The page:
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 I am wanting to do small groups for reading discussions, but my class is a very difficult class with behaviour. What kinds of tactics or strategies have you used to effectively do small groups? My class is 20 grade ones, with 10 of those having some pretty intense behaviour issues. I am trying to develop the skills needed for independence, but it does feel hopeless at time. Any ideas or suggestions you have would be greatly appreciaited.

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Hi Cyndy,
I can imagine having that many students with behavior would make reading groups a challenge for sure, especially since some probably are still non readers.  One strategy I have had some success with is teaching kids that there is more than one way to read a book.  I teach older kids but have done this because I have had nonreaders who had disruptive behavior during reading (but never 10!).  Tell students that they can read by look at the pictures, read the words or retell the book.  Take each way and model it and have kids practice it for really short periods of time and do it over and over.   Kids then don’t have an excuse for not knowing what to do (you’ve modeled it and practiced it multiple times now) and the non readers or kids who have books that are too hard/easy or who may finish a book have strategies to rely on when they are suppose to be reading independently.  I also make a t chart - one side with what the teacher will be doing during guided reading and the other side with what kids are expected to be doing as a reference.  I think posting photos of kids reading independently beside the words on the chart, especially of those behavior kids, might be one way of letting them know that you know, they can do it.  (I know that I found these lesson idea out there somewhere but cannot remember the source - sorry!)

thanks Tina,

I am finding that the main thing for my class is that I have to lay out very clear expectations and almost have a personal plan for everyone in the room. Then each person knows what to do.  At this point, I can't have them work in small groups unsupervised. I have done a little of pair work and they seem to enjoy that, but then again, I have to be very careful of the pairs I put together. Last week I had them play hang man on the little white boards with the spelling words. They enjoyed that and stayed on task....and they didn't even get too noisy. :)

I think I will use the T chart idea...that way they can also see and anticipate when it will be their small group turn to come to me. I am fortunate in that this class is also the most advanced academically that I have ever had and I really only have 4 or 5 non-readers and the rest are between fairly fluent and really fluent.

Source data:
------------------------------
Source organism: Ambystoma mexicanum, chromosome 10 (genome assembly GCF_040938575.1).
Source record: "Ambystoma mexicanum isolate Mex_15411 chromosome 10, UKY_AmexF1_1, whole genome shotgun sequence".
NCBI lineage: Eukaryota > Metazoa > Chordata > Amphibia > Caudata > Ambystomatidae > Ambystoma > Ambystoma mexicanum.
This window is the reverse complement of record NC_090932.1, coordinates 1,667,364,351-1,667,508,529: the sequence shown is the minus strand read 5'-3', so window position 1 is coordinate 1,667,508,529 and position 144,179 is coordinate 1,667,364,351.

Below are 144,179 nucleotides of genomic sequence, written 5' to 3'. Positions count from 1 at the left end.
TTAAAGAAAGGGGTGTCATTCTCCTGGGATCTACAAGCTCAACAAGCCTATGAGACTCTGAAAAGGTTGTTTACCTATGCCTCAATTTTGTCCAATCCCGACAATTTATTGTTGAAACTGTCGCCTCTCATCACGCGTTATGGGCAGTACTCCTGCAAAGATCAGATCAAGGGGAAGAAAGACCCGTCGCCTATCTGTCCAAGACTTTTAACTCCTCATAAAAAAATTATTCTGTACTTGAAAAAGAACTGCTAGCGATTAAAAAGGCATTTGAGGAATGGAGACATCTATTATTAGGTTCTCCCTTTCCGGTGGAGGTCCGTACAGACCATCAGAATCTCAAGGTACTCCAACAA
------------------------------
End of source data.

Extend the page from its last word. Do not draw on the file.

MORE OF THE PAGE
have you tried I read, you read, we read.  I have my computer read to the students or if you can record yourself reading.  then I group the student to do paired reading.  the we do choral reading.  Also you might try recording the students as they read.

Thanks Dorethia,

I have recorded the students as they read and hope to do it again within the next few weeks to see if there is an improvement. I had the children listen to themselves with their parents at the student-led conferences a few weeks ago and I think the parents understood my rationale for their reading assessment then! :)

I am going to try going on to Tumble Books again today.I have tried in the past, but our computers do not work well in this school.

I like your progression of reading and may try that with the students with a new easter book I've printed off for them.

Ah, there's the bell..gotta go.

Thanks again.

Hi Cynthia,

I know how hard it can be to teach reading and how challenging difficult behaviors can be. I have taught in both first grade and in an ED class, so I can sympathize. I was referred a while back to a great book, Win-win Discipline by Kagan, Kyle and Scott. It gives tons of ways to work with the kids. Also, in my own experiences, I have found that starting small and big rewards help. You may want the kids to work in pairs first, then groups, and when the group finishes the reading to your expectations, they can act out the story as a play or some other activity. Also, for behavior issues in general I created a student led Constitution and Bill of Rights or laws. The students made most of the rules, some I insisted upon, voted on them and determined the consequences for breaking the rules. It worked pretty well and once the students had signed the contract, they couldn't really say they didn't know. Hope it helps and good luck!

Karen

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